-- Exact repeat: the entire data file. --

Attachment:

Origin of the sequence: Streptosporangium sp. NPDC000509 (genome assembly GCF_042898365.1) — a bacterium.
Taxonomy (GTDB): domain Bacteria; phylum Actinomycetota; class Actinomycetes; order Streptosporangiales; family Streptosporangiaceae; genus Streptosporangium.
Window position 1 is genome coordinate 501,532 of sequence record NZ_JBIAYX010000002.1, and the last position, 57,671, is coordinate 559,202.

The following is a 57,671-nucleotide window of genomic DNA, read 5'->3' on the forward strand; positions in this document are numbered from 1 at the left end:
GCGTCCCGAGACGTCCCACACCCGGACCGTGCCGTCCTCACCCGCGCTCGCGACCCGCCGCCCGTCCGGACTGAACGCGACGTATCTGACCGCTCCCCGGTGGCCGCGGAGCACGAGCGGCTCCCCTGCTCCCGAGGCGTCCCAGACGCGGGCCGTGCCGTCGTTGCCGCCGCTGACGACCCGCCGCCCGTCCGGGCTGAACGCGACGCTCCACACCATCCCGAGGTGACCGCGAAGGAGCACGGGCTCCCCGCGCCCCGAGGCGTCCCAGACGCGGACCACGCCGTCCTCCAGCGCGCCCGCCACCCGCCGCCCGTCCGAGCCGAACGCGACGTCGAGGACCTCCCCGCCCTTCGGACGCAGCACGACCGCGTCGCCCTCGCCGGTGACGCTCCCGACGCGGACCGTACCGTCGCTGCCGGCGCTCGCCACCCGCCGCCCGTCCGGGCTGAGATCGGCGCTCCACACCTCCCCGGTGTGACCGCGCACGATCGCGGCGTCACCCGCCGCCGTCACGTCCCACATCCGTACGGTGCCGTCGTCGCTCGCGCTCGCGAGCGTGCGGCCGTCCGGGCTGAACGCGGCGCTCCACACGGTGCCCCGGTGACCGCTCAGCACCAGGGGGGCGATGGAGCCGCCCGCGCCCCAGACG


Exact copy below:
Origin of the sequence: Streptosporangium sp. NPDC000509 (genome assembly GCF_042898365.1) — a bacterium.
Taxonomy (GTDB): domain Bacteria; phylum Actinomycetota; class Actinomycetes; order Streptosporangiales; family Streptosporangiaceae; genus Streptosporangium.
Window position 1 is genome coordinate 501,532 of sequence record NZ_JBIAYX010000002.1, and the last position, 57,671, is coordinate 559,202.

The following is a 57,671-nucleotide window of genomic DNA, read 5'->3' on the forward strand; positions in this document are numbered from 1 at the left end:
GCGTCCCGAGACGTCCCACACCCGGACCGTGCCGTCCTCACCCGCGCTCGCGACCCGCCGCCCGTCCGGACTGAACGCGACGTATCTGACCGCTCCCCGGTGGCCGCGGAGCACGAGCGGCTCCCCTGCTCCCGAGGCGTCCCAGACGCGGGCCGTGCCGTCGTTGCCGCCGCTGACGACCCGCCGCCCGTCCGGGCTGAACGCGACGCTCCACACCATCCCGAGGTGACCGCGAAGGAGCACGGGCTCCCCGCGCCCCGAGGCGTCCCAGACGCGGACCACGCCGTCCTCCAGCGCGCCCGCCACCCGCCGCCCGTCCGAGCCGAACGCGACGTCGAGGACCTCCCCGCCCTTCGGACGCAGCACGACCGCGTCGCCCTCGCCGGTGACGCTCCCGACGCGGACCGTACCGTCGCTGCCGGCGCTCGCCACCCGCCGCCCGTCCGGGCTGAGATCGGCGCTCCACACCTCCCCGGTGTGACCGCGCACGATCGCGGCGTCACCCGCCGCCGTCACGTCCCACATCCGTACGGTGCCGTCGTCGCTCGCGCTCGCGAGCGTGCGGCCGTCCGGGCTGAACGCGGCGCTCCACACGGTGCCCCGGTGACCGCTCAGCACCAGGGGGGCGATGGAGCCGCCCGCGCCCCAGACG